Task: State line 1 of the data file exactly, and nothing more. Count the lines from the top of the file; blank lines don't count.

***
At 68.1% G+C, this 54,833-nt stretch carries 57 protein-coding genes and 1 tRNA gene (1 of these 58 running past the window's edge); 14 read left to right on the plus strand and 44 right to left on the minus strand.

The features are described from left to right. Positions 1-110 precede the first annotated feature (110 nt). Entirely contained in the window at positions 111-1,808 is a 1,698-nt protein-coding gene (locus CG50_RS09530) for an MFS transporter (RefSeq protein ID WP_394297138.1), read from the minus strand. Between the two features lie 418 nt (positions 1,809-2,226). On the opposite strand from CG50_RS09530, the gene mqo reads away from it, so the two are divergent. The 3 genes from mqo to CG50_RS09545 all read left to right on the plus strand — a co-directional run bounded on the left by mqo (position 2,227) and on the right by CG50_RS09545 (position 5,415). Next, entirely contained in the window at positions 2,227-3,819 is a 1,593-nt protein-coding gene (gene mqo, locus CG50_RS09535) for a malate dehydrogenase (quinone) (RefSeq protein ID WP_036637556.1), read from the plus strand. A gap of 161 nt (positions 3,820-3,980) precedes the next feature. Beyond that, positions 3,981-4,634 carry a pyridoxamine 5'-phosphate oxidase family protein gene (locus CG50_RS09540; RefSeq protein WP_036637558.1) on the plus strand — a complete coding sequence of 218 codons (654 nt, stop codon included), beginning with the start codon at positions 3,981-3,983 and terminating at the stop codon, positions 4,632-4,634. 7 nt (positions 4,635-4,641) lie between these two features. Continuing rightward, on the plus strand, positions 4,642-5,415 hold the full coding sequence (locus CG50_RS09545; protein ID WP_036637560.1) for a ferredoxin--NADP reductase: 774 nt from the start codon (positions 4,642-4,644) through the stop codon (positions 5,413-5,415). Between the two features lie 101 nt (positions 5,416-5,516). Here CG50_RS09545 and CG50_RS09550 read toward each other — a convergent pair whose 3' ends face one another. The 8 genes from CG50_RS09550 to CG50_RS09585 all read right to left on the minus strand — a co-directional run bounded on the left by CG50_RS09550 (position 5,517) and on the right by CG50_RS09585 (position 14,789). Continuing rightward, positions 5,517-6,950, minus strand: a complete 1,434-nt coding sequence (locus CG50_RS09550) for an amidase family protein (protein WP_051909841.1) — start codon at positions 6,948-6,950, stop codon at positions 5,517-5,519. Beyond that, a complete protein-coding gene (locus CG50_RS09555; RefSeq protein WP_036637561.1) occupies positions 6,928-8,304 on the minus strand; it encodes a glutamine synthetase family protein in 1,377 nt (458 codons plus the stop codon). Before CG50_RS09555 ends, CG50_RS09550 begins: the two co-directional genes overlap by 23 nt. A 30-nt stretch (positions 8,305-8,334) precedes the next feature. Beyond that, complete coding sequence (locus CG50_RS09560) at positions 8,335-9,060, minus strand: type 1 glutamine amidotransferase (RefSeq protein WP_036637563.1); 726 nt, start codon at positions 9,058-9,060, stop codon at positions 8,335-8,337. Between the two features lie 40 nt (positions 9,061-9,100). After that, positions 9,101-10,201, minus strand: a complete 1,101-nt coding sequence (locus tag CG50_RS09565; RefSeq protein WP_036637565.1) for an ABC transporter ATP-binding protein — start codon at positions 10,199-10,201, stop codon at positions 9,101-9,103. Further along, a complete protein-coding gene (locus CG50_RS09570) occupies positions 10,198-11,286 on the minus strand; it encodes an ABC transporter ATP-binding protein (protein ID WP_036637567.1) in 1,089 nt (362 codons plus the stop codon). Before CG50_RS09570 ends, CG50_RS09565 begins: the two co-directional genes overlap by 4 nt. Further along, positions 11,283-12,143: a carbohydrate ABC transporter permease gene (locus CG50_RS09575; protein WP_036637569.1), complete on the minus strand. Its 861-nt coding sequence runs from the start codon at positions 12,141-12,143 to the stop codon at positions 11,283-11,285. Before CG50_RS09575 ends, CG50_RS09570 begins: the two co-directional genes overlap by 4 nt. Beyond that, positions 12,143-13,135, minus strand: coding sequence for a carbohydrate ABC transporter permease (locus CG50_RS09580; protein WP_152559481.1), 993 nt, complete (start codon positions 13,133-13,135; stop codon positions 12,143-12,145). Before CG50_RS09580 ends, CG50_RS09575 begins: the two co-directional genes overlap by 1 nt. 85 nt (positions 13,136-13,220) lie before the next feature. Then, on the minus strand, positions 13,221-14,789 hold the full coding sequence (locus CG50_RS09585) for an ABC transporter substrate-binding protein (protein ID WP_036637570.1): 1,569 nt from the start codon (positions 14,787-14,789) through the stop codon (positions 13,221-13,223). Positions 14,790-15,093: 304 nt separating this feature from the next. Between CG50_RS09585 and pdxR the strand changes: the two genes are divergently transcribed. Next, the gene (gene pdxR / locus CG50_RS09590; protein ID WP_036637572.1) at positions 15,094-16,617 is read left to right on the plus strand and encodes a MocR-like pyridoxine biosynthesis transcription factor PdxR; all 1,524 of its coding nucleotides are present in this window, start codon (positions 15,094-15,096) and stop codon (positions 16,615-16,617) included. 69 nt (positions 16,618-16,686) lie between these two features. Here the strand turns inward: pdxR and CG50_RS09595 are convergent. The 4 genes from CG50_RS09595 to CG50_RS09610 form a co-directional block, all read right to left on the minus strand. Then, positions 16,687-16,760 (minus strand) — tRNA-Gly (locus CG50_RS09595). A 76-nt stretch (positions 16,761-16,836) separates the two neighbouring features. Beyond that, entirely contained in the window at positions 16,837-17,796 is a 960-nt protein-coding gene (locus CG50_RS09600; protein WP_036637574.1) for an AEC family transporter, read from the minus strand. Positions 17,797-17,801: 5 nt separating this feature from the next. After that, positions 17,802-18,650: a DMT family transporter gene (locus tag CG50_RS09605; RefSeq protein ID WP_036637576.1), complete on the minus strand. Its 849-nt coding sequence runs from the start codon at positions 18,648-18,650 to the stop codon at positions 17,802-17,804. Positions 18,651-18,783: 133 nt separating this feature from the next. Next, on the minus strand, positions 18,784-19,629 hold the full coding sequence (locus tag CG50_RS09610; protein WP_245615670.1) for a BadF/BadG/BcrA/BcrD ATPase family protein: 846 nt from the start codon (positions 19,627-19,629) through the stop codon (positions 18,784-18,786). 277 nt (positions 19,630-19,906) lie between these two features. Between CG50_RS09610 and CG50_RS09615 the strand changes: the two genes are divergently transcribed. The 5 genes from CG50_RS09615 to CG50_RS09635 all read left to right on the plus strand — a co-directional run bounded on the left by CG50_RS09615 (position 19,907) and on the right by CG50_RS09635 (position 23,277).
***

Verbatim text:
At 68.1% G+C, this 54,833-nt stretch carries 57 protein-coding genes and 1 tRNA gene (1 of these 58 running past the window's edge); 14 read left to right on the plus strand and 44 right to left on the minus strand.